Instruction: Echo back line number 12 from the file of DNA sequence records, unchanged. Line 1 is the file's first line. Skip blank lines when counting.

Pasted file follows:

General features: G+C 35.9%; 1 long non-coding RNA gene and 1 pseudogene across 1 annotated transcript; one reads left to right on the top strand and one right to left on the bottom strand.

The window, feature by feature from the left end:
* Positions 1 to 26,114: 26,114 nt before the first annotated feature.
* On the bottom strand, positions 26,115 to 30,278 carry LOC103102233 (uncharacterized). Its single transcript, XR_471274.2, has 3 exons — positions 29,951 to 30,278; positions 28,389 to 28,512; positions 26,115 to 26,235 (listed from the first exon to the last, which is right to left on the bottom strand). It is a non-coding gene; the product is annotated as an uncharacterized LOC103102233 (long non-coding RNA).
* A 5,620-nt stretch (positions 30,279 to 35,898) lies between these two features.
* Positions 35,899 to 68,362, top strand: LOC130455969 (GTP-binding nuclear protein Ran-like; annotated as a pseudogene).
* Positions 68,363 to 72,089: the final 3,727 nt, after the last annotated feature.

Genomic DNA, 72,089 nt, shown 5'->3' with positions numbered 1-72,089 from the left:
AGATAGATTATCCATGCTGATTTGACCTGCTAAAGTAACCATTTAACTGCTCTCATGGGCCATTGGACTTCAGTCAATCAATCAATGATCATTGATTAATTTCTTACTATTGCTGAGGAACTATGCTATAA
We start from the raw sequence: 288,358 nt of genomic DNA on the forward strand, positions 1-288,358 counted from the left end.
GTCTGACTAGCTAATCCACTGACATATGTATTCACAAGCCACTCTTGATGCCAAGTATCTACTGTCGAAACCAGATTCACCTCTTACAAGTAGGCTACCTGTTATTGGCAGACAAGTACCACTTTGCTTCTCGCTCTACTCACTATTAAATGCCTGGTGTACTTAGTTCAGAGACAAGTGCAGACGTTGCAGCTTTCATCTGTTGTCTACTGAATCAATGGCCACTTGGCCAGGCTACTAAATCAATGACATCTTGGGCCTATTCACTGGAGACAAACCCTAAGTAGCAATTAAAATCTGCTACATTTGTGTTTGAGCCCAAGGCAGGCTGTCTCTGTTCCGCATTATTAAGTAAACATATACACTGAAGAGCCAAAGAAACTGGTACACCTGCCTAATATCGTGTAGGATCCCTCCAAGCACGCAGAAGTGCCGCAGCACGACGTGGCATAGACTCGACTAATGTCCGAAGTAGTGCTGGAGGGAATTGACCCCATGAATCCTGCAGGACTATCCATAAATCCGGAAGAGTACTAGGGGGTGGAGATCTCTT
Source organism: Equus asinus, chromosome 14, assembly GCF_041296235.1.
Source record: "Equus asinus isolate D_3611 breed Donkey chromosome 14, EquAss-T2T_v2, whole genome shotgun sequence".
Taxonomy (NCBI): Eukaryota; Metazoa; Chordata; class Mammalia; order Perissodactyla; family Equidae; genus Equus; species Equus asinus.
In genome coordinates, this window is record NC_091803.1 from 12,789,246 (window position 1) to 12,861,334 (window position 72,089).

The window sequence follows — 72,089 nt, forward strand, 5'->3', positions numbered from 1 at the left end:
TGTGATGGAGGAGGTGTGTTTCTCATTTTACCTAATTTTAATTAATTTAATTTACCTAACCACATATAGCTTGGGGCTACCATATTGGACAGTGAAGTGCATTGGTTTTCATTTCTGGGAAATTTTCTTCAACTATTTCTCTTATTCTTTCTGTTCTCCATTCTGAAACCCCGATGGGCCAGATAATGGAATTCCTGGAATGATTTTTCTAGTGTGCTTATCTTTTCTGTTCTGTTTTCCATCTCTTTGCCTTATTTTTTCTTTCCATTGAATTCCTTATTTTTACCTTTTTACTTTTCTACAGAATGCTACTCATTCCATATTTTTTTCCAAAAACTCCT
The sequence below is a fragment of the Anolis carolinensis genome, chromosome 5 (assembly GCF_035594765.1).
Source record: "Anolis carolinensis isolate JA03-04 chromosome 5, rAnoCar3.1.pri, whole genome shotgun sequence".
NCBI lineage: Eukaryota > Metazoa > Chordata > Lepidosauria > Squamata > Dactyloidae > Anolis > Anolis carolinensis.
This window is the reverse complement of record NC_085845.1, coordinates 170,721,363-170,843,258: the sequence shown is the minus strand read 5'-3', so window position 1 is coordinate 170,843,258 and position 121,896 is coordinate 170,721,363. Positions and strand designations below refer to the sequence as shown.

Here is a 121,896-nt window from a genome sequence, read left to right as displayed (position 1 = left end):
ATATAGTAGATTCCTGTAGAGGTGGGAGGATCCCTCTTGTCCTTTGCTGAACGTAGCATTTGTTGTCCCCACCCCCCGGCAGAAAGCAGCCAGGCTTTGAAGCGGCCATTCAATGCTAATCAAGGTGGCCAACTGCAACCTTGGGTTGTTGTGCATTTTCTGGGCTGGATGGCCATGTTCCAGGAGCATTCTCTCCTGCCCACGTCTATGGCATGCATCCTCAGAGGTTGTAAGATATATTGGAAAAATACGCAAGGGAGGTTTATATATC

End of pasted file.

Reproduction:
Source organism: Equus asinus, chromosome 14, assembly GCF_041296235.1.